Imagine, for a moment, the government were about to pass a Zero Carbon bill that takes the most direct path to success on our emissions targets. What would it look like?
The centrepiece of this alternative Zero Carbon bill would be a world-leading system for verifying the integrity of domestic and offshore emissions reduction schemes.
Thanks to this system, New Zealand businesses would be able to search the world for the most effective ways to reduce emissions. They could partner with or fund schemes, confident in their integrity and that their investment would be recognised as helping to meet their emissions obligations.
We don’t know what opportunities this alternative bill could unlock. Currently, the world’s most effective way to reduce emissions might be Amazon rainforest restoration. On some estimates, these schemes can take a tonne of greenhouse gases out of the atmosphere for as little as NZ$2. These schemes might not bear scrutiny. But if they do, New Zealand could reach net zero for $120 million per year, just 0.04% of GDP. Even better opportunities may exist elsewhere.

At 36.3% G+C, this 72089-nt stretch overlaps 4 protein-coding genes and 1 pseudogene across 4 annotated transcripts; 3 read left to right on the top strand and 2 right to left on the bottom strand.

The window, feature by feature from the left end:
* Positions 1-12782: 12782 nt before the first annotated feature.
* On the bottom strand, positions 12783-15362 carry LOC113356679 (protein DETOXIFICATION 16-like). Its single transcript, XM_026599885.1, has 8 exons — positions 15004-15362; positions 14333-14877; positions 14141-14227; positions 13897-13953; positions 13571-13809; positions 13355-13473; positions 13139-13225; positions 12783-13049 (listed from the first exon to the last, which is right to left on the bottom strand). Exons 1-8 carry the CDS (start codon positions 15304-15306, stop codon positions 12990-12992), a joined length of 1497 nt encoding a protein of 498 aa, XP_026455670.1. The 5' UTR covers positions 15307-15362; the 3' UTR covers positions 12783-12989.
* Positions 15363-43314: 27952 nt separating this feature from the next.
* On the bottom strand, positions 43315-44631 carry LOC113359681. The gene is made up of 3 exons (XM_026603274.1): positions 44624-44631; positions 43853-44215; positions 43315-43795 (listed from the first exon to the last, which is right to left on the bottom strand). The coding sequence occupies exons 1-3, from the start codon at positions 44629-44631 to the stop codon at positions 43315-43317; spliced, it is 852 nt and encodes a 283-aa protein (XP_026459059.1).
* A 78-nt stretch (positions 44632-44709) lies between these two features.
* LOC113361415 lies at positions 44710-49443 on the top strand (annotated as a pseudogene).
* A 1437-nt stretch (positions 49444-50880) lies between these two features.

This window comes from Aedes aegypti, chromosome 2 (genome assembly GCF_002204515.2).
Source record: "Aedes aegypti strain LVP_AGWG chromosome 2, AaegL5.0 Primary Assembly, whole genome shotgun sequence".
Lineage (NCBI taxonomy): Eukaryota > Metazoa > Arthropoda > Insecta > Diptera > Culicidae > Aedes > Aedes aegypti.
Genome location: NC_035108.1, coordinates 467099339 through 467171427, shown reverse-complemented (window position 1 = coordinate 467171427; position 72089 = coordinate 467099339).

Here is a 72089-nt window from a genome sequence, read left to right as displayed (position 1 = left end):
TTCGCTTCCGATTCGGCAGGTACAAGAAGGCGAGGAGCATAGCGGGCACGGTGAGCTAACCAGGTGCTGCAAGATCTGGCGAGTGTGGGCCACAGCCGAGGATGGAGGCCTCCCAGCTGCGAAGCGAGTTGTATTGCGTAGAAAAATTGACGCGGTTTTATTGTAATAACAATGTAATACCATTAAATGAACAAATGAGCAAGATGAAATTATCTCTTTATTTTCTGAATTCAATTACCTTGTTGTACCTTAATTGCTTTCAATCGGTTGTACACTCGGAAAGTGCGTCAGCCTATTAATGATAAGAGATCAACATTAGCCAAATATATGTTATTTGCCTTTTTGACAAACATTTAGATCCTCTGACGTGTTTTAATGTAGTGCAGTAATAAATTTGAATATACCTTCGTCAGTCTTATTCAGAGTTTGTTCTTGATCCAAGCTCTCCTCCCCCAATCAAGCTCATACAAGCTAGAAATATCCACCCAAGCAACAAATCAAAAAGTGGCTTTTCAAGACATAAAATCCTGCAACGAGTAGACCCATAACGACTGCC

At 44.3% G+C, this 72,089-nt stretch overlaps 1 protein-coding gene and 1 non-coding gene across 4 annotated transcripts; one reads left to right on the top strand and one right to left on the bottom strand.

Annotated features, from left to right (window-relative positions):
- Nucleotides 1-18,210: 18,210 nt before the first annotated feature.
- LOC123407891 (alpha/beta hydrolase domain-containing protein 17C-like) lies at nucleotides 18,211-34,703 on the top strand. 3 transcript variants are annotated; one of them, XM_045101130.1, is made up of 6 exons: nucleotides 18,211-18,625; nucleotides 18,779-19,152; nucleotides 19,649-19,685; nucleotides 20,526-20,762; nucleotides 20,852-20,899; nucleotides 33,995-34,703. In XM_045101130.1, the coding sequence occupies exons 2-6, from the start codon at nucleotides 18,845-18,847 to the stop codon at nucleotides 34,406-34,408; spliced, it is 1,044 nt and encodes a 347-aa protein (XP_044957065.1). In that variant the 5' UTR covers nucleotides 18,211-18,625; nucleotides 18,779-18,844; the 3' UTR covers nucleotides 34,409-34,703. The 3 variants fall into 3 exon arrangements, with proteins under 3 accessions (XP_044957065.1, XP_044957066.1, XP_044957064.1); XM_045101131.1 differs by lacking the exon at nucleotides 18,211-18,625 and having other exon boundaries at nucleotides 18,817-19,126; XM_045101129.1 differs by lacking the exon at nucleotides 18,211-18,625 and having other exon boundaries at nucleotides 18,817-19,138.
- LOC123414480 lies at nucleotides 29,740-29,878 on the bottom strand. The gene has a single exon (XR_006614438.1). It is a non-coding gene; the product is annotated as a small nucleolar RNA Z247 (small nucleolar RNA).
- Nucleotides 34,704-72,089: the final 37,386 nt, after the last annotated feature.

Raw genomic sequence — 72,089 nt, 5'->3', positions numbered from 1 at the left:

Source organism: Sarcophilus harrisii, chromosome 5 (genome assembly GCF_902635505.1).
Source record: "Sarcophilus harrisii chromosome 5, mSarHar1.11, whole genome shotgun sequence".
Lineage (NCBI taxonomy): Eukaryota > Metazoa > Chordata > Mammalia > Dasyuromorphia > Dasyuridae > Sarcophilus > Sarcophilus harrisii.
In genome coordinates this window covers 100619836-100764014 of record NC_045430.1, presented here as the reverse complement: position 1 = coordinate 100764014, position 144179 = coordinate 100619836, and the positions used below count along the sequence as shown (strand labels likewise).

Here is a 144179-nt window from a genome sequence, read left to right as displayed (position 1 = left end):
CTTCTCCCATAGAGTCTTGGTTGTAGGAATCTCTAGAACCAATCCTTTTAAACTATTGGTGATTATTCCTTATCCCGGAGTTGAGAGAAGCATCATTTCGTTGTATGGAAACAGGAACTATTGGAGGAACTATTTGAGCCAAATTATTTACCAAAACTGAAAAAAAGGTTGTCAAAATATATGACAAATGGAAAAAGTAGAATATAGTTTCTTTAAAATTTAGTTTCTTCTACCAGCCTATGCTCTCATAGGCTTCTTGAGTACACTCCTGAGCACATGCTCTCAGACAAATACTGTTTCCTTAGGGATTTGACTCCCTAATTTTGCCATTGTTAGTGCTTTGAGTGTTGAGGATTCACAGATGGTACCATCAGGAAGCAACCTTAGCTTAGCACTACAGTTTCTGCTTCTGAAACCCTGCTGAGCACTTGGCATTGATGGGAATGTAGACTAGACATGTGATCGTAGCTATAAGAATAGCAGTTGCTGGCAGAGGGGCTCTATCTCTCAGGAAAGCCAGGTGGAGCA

If emissions reduction can be made affordable, then why stop at net zero? New Zealand could keep going without breaking a sweat.
The authors of this alternative bill understand it does not matter where emissions are reduced. What matters is that schemes have integrity. Had the Zero Carbon bill been designed to do what works, New Zealand could have been in a position to secure affordable emissions reductions for decades. We could have met our emissions targets sooner. We could have showed the world how to curb emissions without crippling the economy.
But we’re not doing that. The Zero Carbon bill that was tabled in Parliament has no verification system. And it bans the use of offshore emissions reduction. New Zealanders must reduce emissions domestically “as far as possible,” says the bill, regardless of the opportunities offshore. That could add $300 billion to the cost of reaching net zero, and reduce GDP by nearly 6% in 2050, according to analysis commissioned by the Ministry for the Environment.
Rather than reduce emissions by re-planting the Amazon, better to deliver the same cut in emissions by closing New Zealand’s farms and businesses, and perhaps whole industries. This is madness.
The Environment Committee will shortly report back to Parliament with changes to the Zero Carbon bill. Let us hope sanity prevails.